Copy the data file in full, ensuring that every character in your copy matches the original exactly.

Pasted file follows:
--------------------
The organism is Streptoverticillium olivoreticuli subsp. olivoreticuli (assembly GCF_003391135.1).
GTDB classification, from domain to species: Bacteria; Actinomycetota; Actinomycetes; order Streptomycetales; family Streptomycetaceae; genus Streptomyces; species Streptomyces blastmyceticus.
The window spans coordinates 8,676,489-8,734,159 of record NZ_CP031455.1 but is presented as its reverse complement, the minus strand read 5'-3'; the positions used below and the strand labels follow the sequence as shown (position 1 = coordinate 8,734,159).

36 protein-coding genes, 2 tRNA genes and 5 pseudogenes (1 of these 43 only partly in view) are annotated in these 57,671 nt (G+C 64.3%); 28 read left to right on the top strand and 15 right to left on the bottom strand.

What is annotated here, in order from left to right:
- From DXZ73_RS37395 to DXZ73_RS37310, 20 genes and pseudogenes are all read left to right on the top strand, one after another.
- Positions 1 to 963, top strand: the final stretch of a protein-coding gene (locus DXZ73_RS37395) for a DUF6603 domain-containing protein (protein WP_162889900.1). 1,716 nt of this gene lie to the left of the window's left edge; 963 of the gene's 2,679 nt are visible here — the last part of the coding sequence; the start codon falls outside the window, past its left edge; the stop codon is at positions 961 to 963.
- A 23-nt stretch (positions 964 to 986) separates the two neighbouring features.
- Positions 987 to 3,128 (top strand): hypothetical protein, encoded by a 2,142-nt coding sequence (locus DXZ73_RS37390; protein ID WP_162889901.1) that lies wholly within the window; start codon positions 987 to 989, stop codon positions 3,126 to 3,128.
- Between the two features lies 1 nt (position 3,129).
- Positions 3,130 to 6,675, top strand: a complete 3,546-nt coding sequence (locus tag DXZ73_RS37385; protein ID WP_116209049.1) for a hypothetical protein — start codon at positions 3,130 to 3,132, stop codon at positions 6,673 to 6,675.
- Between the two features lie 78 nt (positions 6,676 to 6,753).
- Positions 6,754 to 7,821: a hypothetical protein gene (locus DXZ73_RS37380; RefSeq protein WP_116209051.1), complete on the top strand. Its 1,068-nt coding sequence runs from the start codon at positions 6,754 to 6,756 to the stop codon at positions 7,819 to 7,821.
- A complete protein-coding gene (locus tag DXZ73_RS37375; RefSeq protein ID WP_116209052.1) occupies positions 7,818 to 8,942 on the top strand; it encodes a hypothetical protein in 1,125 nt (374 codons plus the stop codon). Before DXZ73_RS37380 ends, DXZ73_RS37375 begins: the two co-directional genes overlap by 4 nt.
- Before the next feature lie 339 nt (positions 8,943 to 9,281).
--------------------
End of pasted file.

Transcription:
The organism is Streptoverticillium olivoreticuli subsp. olivoreticuli (assembly GCF_003391135.1).
GTDB classification, from domain to species: Bacteria; Actinomycetota; Actinomycetes; order Streptomycetales; family Streptomycetaceae; genus Streptomyces; species Streptomyces blastmyceticus.
The window spans coordinates 8,676,489-8,734,159 of record NZ_CP031455.1 but is presented as its reverse complement, the minus strand read 5'-3'; the positions used below and the strand labels follow the sequence as shown (position 1 = coordinate 8,734,159).

36 protein-coding genes, 2 tRNA genes and 5 pseudogenes (1 of these 43 only partly in view) are annotated in these 57,671 nt (G+C 64.3%); 28 read left to right on the top strand and 15 right to left on the bottom strand.

What is annotated here, in order from left to right:
- From DXZ73_RS37395 to DXZ73_RS37310, 20 genes and pseudogenes are all read left to right on the top strand, one after another.
- Positions 1 to 963, top strand: the final stretch of a protein-coding gene (locus DXZ73_RS37395) for a DUF6603 domain-containing protein (protein WP_162889900.1). 1,716 nt of this gene lie to the left of the window's left edge; 963 of the gene's 2,679 nt are visible here — the last part of the coding sequence; the start codon falls outside the window, past its left edge; the stop codon is at positions 961 to 963.
- A 23-nt stretch (positions 964 to 986) separates the two neighbouring features.
- Positions 987 to 3,128 (top strand): hypothetical protein, encoded by a 2,142-nt coding sequence (locus DXZ73_RS37390; protein ID WP_162889901.1) that lies wholly within the window; start codon positions 987 to 989, stop codon positions 3,126 to 3,128.
- Between the two features lies 1 nt (position 3,129).
- Positions 3,130 to 6,675, top strand: a complete 3,546-nt coding sequence (locus tag DXZ73_RS37385; protein ID WP_116209049.1) for a hypothetical protein — start codon at positions 3,130 to 3,132, stop codon at positions 6,673 to 6,675.
- Between the two features lie 78 nt (positions 6,676 to 6,753).
- Positions 6,754 to 7,821: a hypothetical protein gene (locus DXZ73_RS37380; RefSeq protein WP_116209051.1), complete on the top strand. Its 1,068-nt coding sequence runs from the start codon at positions 6,754 to 6,756 to the stop codon at positions 7,819 to 7,821.
- A complete protein-coding gene (locus tag DXZ73_RS37375; RefSeq protein ID WP_116209052.1) occupies positions 7,818 to 8,942 on the top strand; it encodes a hypothetical protein in 1,125 nt (374 codons plus the stop codon). Before DXZ73_RS37380 ends, DXZ73_RS37375 begins: the two co-directional genes overlap by 4 nt.
- Before the next feature lie 339 nt (positions 8,943 to 9,281).